Nine months of waiting requires patience enough for most moms-to-be, but mamas who have caesarean births need to save up just a little more emotional fortitude for the impending recovery period. Whether your C-section is scheduled in advance or ends up being a last-minute decision, the healing time for the incision is generally the same: around four to six weeks. During that time, it will be important to remember you’ve not only just had a baby, but undergone major surgery as well. Tough as it may be to fight the urge to hustle and bustle while taking care of your new addition, you’ll need to focus on yourself to ensure you’re physically able to tackle motherhood head-on as soon as possible. Let’s take a look at the recovery process so you can manage your expectations accordingly.
Walk on by
Within 24 hours of surgery, you’ll want to get up and walk around a bit. (Well, you may not want to, but you’ll definitely need to.) Having a C-section increases your risk of blood clots, but moving around shortly after surgery greatly reduces this risk. Natalie Schmeichel, mom of one in Cartersville, Georgia, recalls the importance of walking after her C-section: “The more I moved, the less stiff I became. When you’re going through it, it seems like walking is the last thing you should be doing, but it made all the difference in my recovery time.” Walking also helps get your digestive system moving again, which can combat the constipation problems that typically accompany caesarean deliveries.
If you plan to breastfeed, it’s important to check with your physician to ensure any medication you’re considering taking is safe for both you and baby. If you’ve started trying to breastfeed but the well seems dry, don’t fret—many mothers who have caesarean births experience a delay in the arrival of their milk. However, should you struggle with nursing post-op, it may be beneficial to contact a lactation consultant. Shari Aizenman, a birth and labor doula and massage therapist in Atlanta, suggests that mothers contact their local La Leche League chapter for support. Try different nursing positions as well (see sidebar for guidance on achieving the football hold) until you find one that’s comfortable for you.
A little help from your friends
Most C-section patients are hospitalized for three days or so before they’re released to go home. During this time, don’t be afraid to ask your family and friends to help prepare the house for your arrival. Remember, short walks are good for your recovery but excessive housework and stair-climbing are not. View this recovery period as an opportunity to continue the prebaby pampering post-delivery. Many moms find it helpful to have family members stay over for a while to assist with housework, prepare meals, and even take care of the baby. “Moms need to have support,” says Aizenman. “Moms who have birthed by caesarean need to follow their intuition and ask for what they need.” If your family and friends are miles away, she suggests finding a postpartum doula to assist you during the recovery process. You’ll also likely be under the influence of pain medication for days—if not weeks—while you heal, so your support group will be vital during this time. By accepting the help you’re offered, you’ll allow your body to rest and encourage a quicker recovery.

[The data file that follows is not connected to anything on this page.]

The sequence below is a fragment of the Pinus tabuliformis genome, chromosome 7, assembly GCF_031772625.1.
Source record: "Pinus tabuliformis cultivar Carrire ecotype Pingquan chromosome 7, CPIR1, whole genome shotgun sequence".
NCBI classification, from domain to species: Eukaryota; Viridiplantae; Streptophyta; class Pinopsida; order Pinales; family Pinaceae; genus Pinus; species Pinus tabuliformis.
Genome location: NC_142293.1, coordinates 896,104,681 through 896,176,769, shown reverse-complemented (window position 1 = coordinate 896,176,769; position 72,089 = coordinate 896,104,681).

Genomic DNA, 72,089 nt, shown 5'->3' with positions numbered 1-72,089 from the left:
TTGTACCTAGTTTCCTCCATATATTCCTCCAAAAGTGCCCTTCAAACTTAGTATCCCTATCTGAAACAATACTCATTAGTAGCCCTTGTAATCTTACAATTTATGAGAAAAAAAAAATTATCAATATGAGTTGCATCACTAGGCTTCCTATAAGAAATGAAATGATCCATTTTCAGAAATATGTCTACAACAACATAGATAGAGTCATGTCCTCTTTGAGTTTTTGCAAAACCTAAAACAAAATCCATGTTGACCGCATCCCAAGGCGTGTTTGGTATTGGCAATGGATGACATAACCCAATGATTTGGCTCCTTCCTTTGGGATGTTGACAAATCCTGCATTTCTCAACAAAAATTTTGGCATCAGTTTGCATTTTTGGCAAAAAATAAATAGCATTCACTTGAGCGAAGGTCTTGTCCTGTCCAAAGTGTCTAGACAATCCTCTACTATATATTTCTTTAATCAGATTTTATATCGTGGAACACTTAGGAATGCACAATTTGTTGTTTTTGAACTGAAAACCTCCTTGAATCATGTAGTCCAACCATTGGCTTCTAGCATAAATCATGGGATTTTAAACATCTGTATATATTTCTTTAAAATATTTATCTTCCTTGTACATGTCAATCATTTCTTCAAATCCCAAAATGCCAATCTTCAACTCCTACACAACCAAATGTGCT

Slow and steady wins the race
After a C-section, the heaviest thing you should lift is your newborn. The incision site will be sensitive for weeks to come, so you’ll want to take extra care to avoid irritating—or worse, opening—the wound. Remember to lift with your legs, not your waist, to protect the incision and maintain good posture to support your back and abdominal muscles. You’ll also want to wear loose clothing so the wound can breathe and remain dry.
Processing the process
Aside from the walking, the watching, the itching and the medication, the most important thing to remember after a C-section is what else it brought into your life—your baby! You might initially feel disappointed or discouraged if you had your heart set on a vaginal delivery, but know that it’s OK to address those emotions. “Share your story. Seek out emotional support and education,” says Aizenman. “Know, for sure, that you can heal. Your body can heal. Your mind can heal. Your spirit can heal.” Schmeichel, who required a last-minute emergency C-section during her delivery, describes her emotions after the experience: “I was a little sad once everything was over. I kept feeling like I had missed out on the miracle of pushing and giving birth. I kept thinking that I could have somehow prevented needing a C- section. I gave myself permission to grieve, but only for a minute. Nothing I could have done would have changed the way my body handled the situation, and no matter how she arrived, my baby was healthy and safe in my arms.” Once you’ve acknowledged any negative emotions associated with the delivery method, you’ll be able to work through them and eventually move past them altogether. Trust us, once the fog of pain medication fades away and you’re back in action with your new bundle of joy, you won’t want to think about anything else.